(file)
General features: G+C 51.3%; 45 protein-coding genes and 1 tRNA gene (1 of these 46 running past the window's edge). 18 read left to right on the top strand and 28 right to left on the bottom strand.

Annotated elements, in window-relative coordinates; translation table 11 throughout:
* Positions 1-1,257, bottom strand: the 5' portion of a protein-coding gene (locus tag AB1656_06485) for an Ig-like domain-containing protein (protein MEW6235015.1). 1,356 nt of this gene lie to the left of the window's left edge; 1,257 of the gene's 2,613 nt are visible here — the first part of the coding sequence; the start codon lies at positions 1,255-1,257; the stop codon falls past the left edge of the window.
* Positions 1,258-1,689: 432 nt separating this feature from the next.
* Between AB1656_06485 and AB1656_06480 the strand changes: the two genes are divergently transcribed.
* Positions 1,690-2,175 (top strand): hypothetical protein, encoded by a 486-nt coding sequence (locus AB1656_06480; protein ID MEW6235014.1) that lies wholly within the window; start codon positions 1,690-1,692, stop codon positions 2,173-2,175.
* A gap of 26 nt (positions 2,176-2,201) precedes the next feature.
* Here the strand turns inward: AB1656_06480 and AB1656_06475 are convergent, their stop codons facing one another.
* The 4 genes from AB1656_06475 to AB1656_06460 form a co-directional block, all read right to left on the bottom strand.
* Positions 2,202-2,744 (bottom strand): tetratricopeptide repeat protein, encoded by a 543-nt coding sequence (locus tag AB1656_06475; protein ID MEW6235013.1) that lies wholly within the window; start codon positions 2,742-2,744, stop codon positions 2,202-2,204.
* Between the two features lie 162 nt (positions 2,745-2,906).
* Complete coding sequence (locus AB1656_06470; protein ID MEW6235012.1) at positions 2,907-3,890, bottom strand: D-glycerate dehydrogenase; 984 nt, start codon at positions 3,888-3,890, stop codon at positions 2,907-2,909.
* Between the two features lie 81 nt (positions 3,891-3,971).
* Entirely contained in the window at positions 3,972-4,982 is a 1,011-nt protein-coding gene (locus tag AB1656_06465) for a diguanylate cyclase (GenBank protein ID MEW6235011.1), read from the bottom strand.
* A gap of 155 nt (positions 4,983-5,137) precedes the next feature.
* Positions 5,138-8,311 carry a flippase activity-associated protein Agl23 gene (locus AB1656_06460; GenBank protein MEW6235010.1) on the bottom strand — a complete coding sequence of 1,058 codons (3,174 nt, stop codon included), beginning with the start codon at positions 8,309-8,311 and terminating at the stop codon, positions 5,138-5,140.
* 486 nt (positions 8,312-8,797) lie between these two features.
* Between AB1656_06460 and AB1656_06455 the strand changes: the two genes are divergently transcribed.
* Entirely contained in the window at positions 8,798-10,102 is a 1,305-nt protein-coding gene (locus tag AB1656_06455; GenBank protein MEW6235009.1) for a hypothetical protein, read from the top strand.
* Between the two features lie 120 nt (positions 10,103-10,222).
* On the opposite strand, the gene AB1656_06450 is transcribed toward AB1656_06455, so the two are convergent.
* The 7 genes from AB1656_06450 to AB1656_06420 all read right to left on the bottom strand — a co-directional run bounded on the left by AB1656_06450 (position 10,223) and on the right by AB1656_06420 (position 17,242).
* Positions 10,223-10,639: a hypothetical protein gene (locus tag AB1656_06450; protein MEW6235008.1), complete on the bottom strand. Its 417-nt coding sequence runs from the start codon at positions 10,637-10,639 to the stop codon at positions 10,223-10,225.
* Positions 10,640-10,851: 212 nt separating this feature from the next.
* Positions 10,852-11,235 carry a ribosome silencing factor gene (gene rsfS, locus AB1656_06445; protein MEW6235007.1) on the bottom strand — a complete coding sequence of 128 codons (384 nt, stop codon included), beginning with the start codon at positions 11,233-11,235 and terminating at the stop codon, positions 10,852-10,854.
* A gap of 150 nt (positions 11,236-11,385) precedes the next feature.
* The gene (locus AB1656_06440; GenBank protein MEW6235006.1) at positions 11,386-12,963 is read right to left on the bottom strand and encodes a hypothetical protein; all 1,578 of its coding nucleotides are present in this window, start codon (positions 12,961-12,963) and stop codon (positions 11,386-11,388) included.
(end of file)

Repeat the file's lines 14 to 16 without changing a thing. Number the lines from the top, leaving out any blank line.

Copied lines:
* Entirely contained in the window at positions 3,972-4,982 is a 1,011-nt protein-coding gene (locus tag AB1656_06465) for a diguanylate cyclase (GenBank protein ID MEW6235011.1), read from the bottom strand.
* A gap of 155 nt (positions 4,983-5,137) precedes the next feature.
* Positions 5,138-8,311 carry a flippase activity-associated protein Agl23 gene (locus AB1656_06460; GenBank protein MEW6235010.1) on the bottom strand — a complete coding sequence of 1,058 codons (3,174 nt, stop codon included), beginning with the start codon at positions 8,309-8,311 and terminating at the stop codon, positions 5,138-5,140.